D. Building an Action/Content Plan for Your Online Community of Practice
Creating a successful community requires a well-structured but flexible action plan.
Many of the items are repetitious, like newsletters, blogs, discussions, announcements and polls.
Don’t forget to include any conferences, meetings and other initiatives at the appropriate time in the plan.
Here's some tips on how to build one:
- Dates - Many activities may be repetitious or happen around the same time every month or year. But planning this far in advance gives you some wiggle room if you're busy with other projects. Your action plan is a living document and can be modified.
- Priority - Sometimes, you’ll have several things going on at the same time. Often one is dependent on another. Creating an order in your action plan allows everyone to know which content needs to be published, and in what order.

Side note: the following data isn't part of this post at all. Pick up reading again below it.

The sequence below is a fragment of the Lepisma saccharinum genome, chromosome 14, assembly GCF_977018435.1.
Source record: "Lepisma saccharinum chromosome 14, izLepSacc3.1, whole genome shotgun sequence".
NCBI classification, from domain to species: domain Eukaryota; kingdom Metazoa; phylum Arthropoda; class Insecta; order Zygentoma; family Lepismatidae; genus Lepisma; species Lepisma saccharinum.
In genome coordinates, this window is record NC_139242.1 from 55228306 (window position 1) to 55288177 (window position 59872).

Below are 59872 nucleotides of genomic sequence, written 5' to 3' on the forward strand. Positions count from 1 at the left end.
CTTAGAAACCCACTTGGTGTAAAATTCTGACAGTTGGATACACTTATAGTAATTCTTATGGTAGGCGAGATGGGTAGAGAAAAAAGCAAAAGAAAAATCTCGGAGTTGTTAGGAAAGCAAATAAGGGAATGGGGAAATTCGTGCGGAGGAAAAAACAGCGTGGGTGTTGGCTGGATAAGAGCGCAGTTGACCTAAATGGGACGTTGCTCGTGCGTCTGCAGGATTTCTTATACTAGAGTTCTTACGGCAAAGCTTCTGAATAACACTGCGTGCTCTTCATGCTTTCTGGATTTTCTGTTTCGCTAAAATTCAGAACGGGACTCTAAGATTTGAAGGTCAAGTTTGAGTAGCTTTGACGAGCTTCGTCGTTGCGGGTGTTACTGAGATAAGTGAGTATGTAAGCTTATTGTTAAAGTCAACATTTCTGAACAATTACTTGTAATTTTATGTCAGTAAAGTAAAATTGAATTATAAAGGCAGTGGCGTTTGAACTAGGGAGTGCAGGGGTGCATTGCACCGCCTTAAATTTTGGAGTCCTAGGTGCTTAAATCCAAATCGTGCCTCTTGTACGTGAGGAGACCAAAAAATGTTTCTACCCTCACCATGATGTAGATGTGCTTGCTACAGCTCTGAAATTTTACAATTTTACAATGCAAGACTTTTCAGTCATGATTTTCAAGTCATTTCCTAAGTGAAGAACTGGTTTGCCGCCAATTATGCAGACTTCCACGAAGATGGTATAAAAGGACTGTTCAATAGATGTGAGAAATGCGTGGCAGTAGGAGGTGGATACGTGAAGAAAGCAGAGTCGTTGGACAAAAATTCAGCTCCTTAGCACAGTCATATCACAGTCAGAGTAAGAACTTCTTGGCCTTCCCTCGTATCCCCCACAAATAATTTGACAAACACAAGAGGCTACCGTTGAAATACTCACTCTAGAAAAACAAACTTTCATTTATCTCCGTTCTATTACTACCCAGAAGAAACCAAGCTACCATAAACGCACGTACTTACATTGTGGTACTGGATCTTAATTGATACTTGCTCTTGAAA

- Types of content - There are a range of different types of content that can be created (e.g. blog posts, videos, documented events, infographics, audio etc.). Select the most appropriate content formats for your members and try to mix it up every now and then to keep them engaged.
- Content Owner - The content owner in the action plan refers to the person who is accountable for bringing the content together - not just the person who will post it. They will also be responsible for any actions around the content such as promotion, feedback and measuring the success of the action.